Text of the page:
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of them large animals living in vast herds in the more open country of eastern and southern Africa, take up the greater number of these genera. These are perhaps, at the present epoch, the most notable feature of the African Fauna, but will doubtless, owing to the unceasing persecution of hunters and sportsmen, become rapidly less so. Already the larger Antelopes are nearly extinct in the Cape

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Colony south of the Orange River, and there can be little doubt that, unless special precautions are taken, the large Mammals of Africa will very soon disappear, like those of the United States, before the express and repeater.

Beside the numerous genera of Antelopes, the Ethiopian Region has exclusive possession of two other conspicuous forms of the Ungulates—the Hippopotamus (Fig. 15) and

the Giraffe (Fig. 16), each of which forms a special family

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while it shares the Rhinoceroses and the Chevrotains with the Oriental, and the Horses (Equide) with the Palæarctic Region. The only important family of Ungulates not found in the Ethiopian Region is the Deer-family (Cervida). The total absence of this otherwise widespread family it is difficult to explain. Palæontology does not help us much, since the members of the Deer-tribe appear to have been already well established and abundant in Europe during early Pliocene times, and were contemporaneous with Antelopes and other Ungulates, which have availed themselves of the opportunity of spreading southwards to Africa, while the Cervidæ have apparently remained obstinately attached to the Palæarctic Region.

The Sub-order Proboscidea containing the Elephants is in these days represented only in the Ethiopian and Oriental Regions. The Hyraxes (Hyracidæ) are absolutely confined to the Ethiopian Region, and constitute one of its most signifi. cant forms of mammal life, as not being elsewhere met with.

Turning now to the Rodents, we find that the Ethiopian Region possesses representatives of a considerable number of genera, twenty-seven of which, out of a total of thirtynine, are confined to the Region. Two of these genera are sufficiently distinct to be entitled to family rank. These are, first, Anomalurus, a form resembling the flying squirrels in having a flap of skin available for imperfect flight extended between the fore and hind limbs. But the Anomalures differ from the true Flying Squirrels (Pteromys) in having a long cartilaginous process extending from the elbow-joint to support the parachute, and also in being provided with strong imbricated scales attached to the lower surface of the tail, which are probably of assistance in climbing.1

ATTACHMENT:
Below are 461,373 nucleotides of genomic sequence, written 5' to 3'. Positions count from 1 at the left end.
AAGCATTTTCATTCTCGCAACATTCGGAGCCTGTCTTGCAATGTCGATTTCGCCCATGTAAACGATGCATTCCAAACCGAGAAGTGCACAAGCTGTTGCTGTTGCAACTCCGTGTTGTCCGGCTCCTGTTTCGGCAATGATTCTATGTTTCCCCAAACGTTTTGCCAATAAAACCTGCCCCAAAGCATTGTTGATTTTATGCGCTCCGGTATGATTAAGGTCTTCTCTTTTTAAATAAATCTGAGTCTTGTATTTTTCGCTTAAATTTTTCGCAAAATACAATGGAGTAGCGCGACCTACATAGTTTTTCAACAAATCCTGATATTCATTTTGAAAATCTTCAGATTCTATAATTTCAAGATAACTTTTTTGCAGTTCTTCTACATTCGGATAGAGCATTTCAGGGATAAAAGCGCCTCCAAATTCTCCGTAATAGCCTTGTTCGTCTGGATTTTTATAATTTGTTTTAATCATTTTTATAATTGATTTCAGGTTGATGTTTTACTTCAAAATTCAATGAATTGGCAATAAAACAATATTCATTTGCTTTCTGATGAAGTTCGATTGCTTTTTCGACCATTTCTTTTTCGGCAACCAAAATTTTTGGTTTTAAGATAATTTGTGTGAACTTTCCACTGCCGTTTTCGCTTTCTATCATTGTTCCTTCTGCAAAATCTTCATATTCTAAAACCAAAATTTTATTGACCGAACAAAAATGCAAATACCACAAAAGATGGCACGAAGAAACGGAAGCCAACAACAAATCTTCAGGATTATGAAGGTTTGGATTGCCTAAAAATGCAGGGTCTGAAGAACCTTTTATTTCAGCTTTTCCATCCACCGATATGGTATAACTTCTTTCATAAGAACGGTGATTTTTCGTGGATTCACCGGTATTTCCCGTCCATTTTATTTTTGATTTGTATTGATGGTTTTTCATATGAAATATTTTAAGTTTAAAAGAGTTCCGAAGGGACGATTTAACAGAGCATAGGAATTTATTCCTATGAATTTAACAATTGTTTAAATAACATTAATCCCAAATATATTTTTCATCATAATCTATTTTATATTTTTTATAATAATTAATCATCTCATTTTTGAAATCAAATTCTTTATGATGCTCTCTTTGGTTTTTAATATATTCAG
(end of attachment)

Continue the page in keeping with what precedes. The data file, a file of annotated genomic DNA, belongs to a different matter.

A new genus of Anomaluridæ (Zenkerella), lately described by Herr Matschie, has the imbricated scales on the tail, but no parachute. See P. Z. S. 1898, p. 450.

The second peculiar Rodent of family rank is Lophiomys, a curious arboreal animal allied to the rats, but differing from them in several anatomical features, and in having a long crest of hair upon the back. Only one species is known, which is restricted to North-East Africa.

The distribution of a third Ethiopian family of Rodents (Octodontidæ) is particularly interesting, as it is represented in South America by a considerable number of genera, and is not found elsewhere except in the Ethiopian and on the borders between the Ethiopian and Palæarctic Regions. There are four African genera of this family, each with a single species, so that in the Old World the group appears to be in a state of decay. The only light thrown on this curious case of discontinuous distribution is the occurrence of a fossil genus (Pellegrinia) allied to the African forms in the Pleistocene beds of Sicily. This indicates that meinbers of this family once had a wider distribution northwards than what they now retain.

The Carnivora are well represented in the Ethiopian Region. This is especially the case with the family of Civets (Viverridæ), only found elsewhere in the Palæarctic and Oriental Regions. Out of a total number of seventeen genera, three only are found outside this region, and out of the remaining fourteen, six are confined to the island of Madagascar.

The Aard-wolf (Proteles), which is so distinct from its fellow Carnivores as to be allowed to constitute a family of itself (Fig. 17, p. 95), is restricted to the Ethiopian Region, and of the Hyenas (Hyænide), only one of the three species strays outside its limits, into the western borders of the Oriental Region.

Another remarkable fact about the Ethiopian Carni

vora is the entire absence of the otherwise widespread family of Bears (Ursidae). This group has existed in Europe since the time when the Upper Pliocene beds were laid down, and remains of Bears have been also found in the Siwalik deposits of India, which are possibly

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of even greater age. It seems, therefore, very strange that the Bears should never have reached Africa, when so many of the other genera found in the same deposits have managed to do so.

The Insectivora of the Ethiopian Region are fairly numerous, and show considerable specialisation. Out of

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